Start receiving our award-winning magazine today!

Subscribe

Illinois

Growing Up Wild

A new survey shows that 65% of U.S. parents view the lack of time that kids spend in nature as a serious problem. Children are in need of more opportunities to enjoy the Great Outdoors, and for some Conservancy staff, the answer is to let them “grow up wild.”

Bill Kleiman is one of these parents. Bill and his family live on the Conservancy’s Nachusa Grasslands Preserve, which Bill uses as an opportunity to teach his daughter, Leah, about the importance of connecting to nature.

Read the Kleiman Family's story below.

Nature.org:

What do you do for The Nature Conservancy?

Bill Kleiman:

I’m the preserve manager for Nachusa Grasslands, a 3,000+ acre preserve in Illinois.

Nature.org:

A new survey reveals parents around the world are concerned children are not spending enough time outdoors. What is your reaction to that?

Bill Kleiman:

I agree that our children need unstructured time in nature, and as they age, more ecological education. We adults need to give them these opportunities.

I know that, when given the chance to be in nature, young people thrive. I’m consistently inspired by the young adults we hire to work for us during the summers. Typically, they are excited to be here stewarding the land. They absorb information quickly, they leave us impressed with their efforts, and they go on to great works in the world. They give me hope.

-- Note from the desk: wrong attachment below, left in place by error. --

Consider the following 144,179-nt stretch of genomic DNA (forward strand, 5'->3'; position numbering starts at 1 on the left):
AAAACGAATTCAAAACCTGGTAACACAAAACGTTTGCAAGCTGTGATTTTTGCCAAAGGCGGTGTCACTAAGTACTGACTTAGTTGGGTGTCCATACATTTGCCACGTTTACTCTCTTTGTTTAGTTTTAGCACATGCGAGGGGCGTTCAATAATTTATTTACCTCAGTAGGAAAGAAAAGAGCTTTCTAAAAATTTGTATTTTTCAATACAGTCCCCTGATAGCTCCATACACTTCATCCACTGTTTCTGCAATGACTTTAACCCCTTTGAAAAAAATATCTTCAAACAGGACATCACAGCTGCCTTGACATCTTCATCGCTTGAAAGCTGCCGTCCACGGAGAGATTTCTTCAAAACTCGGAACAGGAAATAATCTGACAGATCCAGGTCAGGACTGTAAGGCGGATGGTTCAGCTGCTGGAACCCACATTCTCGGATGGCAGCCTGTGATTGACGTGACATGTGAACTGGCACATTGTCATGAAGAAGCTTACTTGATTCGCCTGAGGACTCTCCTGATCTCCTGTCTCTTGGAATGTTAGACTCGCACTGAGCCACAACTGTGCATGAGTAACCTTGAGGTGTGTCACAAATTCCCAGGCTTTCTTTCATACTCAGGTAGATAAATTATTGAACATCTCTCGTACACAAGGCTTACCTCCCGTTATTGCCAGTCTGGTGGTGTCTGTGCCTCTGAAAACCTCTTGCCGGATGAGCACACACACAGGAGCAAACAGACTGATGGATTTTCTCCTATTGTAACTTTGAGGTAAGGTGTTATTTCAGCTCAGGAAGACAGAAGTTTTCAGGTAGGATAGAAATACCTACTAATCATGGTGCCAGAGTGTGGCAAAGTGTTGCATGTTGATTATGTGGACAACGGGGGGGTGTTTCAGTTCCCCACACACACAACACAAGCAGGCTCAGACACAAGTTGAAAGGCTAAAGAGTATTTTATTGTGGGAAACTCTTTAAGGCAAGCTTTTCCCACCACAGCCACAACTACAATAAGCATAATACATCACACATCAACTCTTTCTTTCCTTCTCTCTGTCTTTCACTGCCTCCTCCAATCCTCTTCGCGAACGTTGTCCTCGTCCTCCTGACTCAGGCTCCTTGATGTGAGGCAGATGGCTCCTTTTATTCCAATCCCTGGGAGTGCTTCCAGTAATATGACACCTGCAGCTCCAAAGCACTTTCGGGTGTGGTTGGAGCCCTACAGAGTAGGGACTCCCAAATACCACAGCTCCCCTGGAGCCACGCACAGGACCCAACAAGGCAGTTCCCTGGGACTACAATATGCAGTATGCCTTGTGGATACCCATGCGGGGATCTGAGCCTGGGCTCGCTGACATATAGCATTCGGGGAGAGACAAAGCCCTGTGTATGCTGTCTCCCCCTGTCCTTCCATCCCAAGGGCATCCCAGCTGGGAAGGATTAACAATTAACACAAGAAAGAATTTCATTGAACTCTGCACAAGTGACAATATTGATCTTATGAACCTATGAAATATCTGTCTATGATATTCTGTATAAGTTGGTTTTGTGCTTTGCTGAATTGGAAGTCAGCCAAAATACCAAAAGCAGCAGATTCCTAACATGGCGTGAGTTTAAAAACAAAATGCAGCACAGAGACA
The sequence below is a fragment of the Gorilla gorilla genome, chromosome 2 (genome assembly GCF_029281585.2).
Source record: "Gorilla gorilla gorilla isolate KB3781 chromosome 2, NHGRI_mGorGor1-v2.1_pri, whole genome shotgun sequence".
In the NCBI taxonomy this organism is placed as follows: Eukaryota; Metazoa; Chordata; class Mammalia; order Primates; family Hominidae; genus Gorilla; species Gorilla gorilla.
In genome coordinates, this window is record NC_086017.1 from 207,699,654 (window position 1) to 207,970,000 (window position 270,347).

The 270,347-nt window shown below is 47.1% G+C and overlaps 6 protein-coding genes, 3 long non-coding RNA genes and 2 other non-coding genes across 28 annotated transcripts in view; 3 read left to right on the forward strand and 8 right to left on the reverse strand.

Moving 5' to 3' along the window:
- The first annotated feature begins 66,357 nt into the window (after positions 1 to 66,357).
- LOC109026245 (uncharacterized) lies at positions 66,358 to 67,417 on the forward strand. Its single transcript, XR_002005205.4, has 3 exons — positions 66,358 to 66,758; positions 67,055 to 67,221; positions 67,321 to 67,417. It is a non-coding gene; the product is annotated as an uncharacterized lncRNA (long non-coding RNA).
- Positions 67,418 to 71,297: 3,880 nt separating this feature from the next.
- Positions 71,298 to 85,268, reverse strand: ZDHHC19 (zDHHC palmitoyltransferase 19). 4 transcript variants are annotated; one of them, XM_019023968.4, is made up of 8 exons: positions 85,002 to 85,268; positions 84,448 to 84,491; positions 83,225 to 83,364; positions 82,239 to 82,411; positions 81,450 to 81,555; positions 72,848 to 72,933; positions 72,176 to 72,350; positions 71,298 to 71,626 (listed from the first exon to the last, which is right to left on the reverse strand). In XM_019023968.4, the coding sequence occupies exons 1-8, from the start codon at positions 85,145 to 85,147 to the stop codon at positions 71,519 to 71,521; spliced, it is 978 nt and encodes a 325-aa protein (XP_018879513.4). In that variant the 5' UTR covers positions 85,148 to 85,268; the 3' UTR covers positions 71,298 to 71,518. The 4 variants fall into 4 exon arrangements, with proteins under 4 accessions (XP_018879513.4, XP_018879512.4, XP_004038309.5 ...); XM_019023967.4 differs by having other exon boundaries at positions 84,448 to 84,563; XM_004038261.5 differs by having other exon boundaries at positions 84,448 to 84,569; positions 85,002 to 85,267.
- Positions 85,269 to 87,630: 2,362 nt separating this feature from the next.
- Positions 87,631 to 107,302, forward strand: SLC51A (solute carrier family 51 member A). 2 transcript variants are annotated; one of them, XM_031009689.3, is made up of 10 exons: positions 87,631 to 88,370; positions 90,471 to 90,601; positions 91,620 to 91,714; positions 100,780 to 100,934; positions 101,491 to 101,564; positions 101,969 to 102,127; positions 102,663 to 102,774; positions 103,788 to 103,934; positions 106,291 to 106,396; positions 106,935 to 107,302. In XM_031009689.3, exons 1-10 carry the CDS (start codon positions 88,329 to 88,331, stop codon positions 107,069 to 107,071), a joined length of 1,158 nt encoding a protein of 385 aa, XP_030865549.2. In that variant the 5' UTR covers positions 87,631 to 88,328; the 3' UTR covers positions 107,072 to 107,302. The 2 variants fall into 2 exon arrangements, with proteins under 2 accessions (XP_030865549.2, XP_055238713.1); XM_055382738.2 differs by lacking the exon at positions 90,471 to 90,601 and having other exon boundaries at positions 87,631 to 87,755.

Nature.org:

Why is it important to you that your child grows up connected to nature?

Bill Kleiman:

We—the staff and volunteers at Nachusa Grasslands—know that the hands-on work we do to care for the land, along with the experience of seeing the rare animals and plants at Nachusa, connects us in a deep way. My daughter can see and feel that connection by her interactions with the people who come to Nachusa and the conservation work we do.

Nature.org:

How does spending time outdoors impact your children?

Bill Kleiman:

My daughter is a typical young teen—she loves her smart phone and texting with her girlfriends. But she can also name many of the trees, flowers, and animals on the preserve. We have taught her this over time in as gentle a way as possible. I don’t want to burden her with the adult issues of habitat loss, species extinction and climate change. Instead, I want her—and all children—to connect with nature and let that lead to support of conservation later in life.


We’re Accountable

The Nature Conservancy makes careful use of your support.

More Ratings

x animal

Sign up for Nature eNews!

Sign Up for Nature e-News

Get our e-newsletter filled with eco-tips and info on the places you care about most.

Thank you for joining our online community!

We’ll be in touch soon with more Nature Conservancy news, updates and exciting stories.

Please leave this field empty

We respect your privacy. The Nature Conservancy will not sell, rent or exchange your e-mail address. Read our full privacy policy for more information. By submitting this form, you agree to the Nature.org terms of use.